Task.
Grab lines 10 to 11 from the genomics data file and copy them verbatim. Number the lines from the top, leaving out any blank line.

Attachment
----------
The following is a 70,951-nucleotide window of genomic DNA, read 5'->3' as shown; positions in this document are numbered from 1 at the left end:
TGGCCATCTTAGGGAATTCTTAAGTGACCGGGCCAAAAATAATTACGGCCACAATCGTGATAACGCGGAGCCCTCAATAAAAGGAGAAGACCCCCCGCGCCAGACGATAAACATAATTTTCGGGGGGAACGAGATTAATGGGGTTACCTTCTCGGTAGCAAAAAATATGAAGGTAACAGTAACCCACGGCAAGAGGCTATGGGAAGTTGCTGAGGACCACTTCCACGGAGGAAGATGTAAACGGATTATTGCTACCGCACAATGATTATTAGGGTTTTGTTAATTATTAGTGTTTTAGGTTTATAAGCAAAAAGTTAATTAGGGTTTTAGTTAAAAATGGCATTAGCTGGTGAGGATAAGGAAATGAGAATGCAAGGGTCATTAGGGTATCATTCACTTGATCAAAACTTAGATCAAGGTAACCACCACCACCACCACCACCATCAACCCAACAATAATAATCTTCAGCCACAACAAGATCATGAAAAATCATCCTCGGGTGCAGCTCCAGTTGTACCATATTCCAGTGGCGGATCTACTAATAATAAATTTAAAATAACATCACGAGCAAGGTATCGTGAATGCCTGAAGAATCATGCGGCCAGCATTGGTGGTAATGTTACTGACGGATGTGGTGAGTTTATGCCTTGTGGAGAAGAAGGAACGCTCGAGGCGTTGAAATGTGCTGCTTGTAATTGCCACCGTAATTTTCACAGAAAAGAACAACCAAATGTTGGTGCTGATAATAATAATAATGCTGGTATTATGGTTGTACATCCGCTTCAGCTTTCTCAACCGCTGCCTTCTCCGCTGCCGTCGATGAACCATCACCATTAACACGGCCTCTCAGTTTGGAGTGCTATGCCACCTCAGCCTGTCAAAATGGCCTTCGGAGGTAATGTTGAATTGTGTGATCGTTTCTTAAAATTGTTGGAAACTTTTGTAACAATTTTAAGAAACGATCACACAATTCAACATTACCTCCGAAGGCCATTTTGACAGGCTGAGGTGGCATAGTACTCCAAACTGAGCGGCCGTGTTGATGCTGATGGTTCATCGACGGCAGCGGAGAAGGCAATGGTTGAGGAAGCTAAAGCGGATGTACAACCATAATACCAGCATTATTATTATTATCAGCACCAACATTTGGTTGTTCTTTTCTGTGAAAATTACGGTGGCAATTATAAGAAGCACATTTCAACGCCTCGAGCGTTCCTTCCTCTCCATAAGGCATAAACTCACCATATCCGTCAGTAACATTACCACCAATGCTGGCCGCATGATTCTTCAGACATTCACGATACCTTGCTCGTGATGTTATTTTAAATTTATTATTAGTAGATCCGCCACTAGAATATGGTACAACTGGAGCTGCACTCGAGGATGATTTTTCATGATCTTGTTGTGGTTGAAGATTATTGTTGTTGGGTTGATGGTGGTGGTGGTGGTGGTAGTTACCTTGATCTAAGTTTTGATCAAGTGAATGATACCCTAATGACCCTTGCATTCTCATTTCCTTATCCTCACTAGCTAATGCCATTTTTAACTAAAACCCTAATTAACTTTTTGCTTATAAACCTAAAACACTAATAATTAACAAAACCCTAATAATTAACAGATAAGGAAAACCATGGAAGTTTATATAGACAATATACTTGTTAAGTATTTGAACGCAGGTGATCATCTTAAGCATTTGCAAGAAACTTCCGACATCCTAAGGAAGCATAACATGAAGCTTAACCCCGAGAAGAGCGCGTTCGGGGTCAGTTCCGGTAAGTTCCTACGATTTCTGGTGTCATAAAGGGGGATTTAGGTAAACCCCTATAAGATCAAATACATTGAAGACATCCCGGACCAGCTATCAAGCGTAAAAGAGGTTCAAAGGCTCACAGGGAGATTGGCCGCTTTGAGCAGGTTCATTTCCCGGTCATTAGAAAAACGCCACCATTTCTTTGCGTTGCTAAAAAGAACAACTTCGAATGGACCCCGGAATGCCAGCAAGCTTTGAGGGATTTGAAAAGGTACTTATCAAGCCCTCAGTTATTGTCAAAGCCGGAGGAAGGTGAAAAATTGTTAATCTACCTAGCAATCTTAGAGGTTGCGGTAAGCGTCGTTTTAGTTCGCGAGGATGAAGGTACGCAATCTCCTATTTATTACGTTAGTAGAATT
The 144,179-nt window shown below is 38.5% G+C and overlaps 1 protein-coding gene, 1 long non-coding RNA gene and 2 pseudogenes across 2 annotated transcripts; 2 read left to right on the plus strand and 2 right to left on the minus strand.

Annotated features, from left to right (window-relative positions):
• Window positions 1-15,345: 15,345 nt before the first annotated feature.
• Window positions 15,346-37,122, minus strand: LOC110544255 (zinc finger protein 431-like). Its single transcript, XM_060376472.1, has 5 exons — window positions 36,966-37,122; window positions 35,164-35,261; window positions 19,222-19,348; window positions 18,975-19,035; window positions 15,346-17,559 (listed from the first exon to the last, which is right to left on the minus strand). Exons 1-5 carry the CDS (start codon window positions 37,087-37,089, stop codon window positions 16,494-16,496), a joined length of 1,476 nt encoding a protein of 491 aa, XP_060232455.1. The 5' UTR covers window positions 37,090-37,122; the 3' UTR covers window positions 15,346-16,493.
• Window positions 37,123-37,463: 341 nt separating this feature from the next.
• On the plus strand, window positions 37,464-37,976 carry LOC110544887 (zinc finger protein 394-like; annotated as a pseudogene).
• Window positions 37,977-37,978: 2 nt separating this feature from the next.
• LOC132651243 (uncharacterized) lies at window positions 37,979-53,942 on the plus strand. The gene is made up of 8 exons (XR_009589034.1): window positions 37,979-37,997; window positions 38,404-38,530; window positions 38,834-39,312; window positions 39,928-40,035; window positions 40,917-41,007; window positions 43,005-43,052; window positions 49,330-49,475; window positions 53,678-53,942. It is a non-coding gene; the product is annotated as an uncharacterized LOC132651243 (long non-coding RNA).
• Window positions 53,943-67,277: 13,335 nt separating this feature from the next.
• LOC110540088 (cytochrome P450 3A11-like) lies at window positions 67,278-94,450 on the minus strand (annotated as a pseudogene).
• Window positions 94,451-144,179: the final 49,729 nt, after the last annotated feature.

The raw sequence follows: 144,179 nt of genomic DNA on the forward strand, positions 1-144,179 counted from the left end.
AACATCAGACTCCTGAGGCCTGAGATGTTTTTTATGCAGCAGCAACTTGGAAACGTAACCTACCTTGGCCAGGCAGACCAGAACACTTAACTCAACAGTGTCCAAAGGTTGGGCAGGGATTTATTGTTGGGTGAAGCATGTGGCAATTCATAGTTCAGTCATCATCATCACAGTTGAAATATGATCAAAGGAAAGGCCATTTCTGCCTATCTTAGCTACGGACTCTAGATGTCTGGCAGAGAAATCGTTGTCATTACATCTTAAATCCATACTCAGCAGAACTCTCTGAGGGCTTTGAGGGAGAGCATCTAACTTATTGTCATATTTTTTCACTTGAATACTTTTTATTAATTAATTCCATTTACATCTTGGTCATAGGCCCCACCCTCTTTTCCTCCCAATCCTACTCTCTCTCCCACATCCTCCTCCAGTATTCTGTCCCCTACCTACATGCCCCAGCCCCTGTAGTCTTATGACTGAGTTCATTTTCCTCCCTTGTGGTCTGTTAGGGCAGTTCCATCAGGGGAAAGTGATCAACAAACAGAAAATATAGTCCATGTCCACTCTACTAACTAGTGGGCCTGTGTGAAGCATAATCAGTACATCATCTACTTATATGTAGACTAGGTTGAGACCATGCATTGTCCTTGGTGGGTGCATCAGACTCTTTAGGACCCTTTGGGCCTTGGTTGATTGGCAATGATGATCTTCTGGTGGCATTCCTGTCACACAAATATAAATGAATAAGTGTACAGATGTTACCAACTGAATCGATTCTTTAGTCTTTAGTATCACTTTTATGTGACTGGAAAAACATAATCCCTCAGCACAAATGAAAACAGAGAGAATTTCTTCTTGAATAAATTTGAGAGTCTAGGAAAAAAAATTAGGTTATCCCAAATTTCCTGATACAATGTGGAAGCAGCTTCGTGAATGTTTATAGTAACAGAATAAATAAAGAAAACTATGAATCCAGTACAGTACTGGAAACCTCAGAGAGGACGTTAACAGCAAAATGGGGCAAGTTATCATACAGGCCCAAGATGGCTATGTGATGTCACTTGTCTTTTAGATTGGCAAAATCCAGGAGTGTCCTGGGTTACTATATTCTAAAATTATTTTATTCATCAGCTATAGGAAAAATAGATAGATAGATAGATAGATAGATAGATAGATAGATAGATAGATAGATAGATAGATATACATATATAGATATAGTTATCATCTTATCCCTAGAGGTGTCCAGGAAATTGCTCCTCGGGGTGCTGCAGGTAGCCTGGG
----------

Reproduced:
• LOC132651243 (uncharacterized) lies at window positions 37,979-53,942 on the plus strand. The gene is made up of 8 exons (XR_009589034.1): window positions 37,979-37,997; window positions 38,404-38,530; window positions 38,834-39,312; window positions 39,928-40,035; window positions 40,917-41,007; window positions 43,005-43,052; window positions 49,330-49,475; window positions 53,678-53,942. It is a non-coding gene; the product is annotated as an uncharacterized LOC132651243 (long non-coding RNA).
• Window positions 53,943-67,277: 13,335 nt separating this feature from the next.